The case studies Noor offers in the various chapters of the book are factual and various progressive ulama and theologians are trying to rectify the issues that she highlights. Halala as a practice has been abused and women have been its worst victims. Its misuse and the grave implications, it has on women is discussed succinctly. The Halala industry has rendered the abuse into a complete business, so is the case with Mut’ah marriages that are prevalent among Shia Muslims. The origins of these malpractices and misogyny are the practice and abuse of right of Talaq by Muslim men. It is because of their abuse of power and right, that women have been rendered vulnerable. Also, men have been able to escape with the sin of Adultery by pronouncing Talaq. To add insult to injury they have been able to manage and declare woman as the culprit and liable for punishment if they object to their adulterous way of life. The abuse of Triple Talaq is a known reality but Fake Talaqnamas are a new addition to this crime. 

Wahabi interpretation of Islam is criticized and their misuse of religion condemned. Time and again the discussion involve patriarchy and how over these centuries it has survived. One of the reasons that gets overlooked in the process is that role of women in sustaining patriarchal structures is overlooked. For many fighting patriarchy is synonymous to male bashing, thus reducing this important struggle to male-female dichotomy. The factual reality however is to overcome this pitfall and trap. Noor seems to understand this very purpose as she says that Shariah courts headed by women certainly will not help mitigate the crisis that women are baffled with. It has been witnessed through experience and history testifies that men and women both have been perpetuators and victims of patriarchy. Some among them also have been on the fore front in a struggle for gender justice. We need to have more gender just men and women in positions of power and a reform movement initiated by them will help in attaining this important goal of gender justice. 

Issues such as Iddat, socio-economic problems of women, lack of educational opportunities and property rights form the variegated themes and topics that are discussed in the book. These are justified concerns that Noor articulates so vehemently. But continuing with her Islam bashing, Noor says, “One is not contesting that women, in the pre-Islamic era, might have been badly treated; but Islam did not in any way better their position. Rather, it set down a complete doctrine that would have to be adhered to and that did not allow the possibility of any change in the position of the woman.” (P-78) It is an unfounded claim about Islam. The history has a verdict against it. Islam did empower women and Quranic discourse about women still is based on rights. It empowered them with a wide range of rights; educational, economic, social, political and communal. However, it is a factual reality that patriarchal interpretation of Islam, sabotaged its message and dictates of empowerment. The rights that Quran bestowed on women were snatched by the interpretation of men.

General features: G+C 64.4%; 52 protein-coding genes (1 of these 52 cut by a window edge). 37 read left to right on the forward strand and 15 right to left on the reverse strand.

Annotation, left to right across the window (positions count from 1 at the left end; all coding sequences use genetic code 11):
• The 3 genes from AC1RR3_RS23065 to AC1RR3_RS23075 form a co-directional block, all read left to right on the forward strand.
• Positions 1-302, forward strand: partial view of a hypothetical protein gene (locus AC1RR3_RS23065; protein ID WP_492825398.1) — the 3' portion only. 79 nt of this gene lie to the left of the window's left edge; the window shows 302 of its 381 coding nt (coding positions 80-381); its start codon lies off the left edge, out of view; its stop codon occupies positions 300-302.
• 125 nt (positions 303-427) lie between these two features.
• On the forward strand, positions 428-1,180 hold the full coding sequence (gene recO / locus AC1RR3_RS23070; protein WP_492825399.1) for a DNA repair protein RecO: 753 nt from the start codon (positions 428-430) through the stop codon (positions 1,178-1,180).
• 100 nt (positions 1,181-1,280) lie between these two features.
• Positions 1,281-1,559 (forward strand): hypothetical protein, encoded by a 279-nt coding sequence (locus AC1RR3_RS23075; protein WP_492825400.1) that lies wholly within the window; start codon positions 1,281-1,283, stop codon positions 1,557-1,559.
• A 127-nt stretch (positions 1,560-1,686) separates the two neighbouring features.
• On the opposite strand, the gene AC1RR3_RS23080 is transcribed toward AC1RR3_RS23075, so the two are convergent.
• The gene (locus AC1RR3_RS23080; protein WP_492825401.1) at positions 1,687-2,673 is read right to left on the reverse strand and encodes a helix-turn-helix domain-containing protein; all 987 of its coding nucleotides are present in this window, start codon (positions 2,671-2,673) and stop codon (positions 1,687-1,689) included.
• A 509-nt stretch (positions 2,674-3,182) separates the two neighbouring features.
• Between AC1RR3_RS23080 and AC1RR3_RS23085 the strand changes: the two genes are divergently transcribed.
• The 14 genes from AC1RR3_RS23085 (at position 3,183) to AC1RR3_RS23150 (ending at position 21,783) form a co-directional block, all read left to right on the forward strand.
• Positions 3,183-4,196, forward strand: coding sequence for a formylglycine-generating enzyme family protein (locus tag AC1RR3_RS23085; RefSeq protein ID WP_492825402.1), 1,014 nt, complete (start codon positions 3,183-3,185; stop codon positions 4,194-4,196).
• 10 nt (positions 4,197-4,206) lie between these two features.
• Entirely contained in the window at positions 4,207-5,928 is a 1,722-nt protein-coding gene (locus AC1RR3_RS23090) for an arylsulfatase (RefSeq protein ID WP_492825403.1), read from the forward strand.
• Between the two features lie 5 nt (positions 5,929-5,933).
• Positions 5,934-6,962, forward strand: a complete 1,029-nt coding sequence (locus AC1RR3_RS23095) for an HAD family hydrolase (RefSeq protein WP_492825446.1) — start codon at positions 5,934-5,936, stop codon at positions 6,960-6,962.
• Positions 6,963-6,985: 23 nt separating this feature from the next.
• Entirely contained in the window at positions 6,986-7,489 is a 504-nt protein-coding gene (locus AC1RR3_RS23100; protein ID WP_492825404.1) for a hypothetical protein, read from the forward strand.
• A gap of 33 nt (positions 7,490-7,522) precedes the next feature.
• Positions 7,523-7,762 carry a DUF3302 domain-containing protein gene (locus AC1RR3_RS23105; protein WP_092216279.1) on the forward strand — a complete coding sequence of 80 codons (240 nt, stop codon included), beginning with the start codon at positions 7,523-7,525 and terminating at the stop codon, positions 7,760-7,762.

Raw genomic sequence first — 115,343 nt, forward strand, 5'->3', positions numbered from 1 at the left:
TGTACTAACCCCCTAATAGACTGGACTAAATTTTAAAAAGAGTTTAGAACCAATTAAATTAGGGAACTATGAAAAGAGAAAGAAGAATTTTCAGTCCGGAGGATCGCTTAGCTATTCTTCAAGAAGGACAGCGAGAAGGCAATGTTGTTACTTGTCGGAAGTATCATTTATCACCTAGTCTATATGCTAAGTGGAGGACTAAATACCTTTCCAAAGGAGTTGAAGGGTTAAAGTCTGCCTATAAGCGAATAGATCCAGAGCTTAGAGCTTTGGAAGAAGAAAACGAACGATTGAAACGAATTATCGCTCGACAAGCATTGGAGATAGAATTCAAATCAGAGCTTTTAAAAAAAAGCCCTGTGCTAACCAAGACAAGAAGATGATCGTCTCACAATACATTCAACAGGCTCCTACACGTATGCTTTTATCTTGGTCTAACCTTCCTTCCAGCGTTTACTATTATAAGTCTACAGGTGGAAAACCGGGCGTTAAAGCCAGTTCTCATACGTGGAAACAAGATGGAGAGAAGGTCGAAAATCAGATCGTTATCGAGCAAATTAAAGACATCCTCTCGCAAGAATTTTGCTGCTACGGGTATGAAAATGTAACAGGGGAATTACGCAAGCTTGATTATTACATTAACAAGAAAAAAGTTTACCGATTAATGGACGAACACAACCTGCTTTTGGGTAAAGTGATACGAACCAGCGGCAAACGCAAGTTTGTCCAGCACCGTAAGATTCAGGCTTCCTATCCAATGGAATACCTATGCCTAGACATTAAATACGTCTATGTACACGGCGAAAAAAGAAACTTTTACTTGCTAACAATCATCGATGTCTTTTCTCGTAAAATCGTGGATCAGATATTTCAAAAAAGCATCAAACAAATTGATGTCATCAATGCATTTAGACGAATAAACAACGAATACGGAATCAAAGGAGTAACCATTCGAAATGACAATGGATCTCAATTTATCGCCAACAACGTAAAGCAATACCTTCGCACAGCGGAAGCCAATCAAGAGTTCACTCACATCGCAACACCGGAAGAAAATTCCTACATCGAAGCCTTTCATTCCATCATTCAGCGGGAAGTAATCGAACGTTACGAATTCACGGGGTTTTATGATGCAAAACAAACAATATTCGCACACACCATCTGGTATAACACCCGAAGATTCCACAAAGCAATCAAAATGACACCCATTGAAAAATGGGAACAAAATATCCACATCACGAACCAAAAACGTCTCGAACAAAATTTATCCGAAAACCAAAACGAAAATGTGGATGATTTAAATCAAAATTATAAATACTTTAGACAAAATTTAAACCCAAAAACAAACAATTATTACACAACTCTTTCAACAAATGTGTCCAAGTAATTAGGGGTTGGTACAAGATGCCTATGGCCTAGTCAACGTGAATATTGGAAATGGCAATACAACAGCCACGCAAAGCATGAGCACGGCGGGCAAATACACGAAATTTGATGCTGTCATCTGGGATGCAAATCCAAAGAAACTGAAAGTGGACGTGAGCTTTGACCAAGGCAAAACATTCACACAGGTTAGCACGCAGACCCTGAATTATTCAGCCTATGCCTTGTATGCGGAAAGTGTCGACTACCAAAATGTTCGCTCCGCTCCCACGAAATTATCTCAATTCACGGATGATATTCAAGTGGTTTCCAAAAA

Overall, the book is to be read with a pinch of salt and due caution. The arguments would have been articulated in a better manner, without stooping low to attack Islam and Quran. Noor misses out the distinction between Islam and its interpretation. Her writings propose something similar to the mainstream narrative where common masses take the interpretation of Ulama as sacred and revealed one. Noor like most people seems to be a victim of that trap. In her struggle to overcome the trap, she uses wrong methodology and analogy. So instead of freedom she is mired further in the jargon of traps. 

An occasional columnist for, M.H.A.Sikander is Writer-Activist based in Srinagar, Kashmir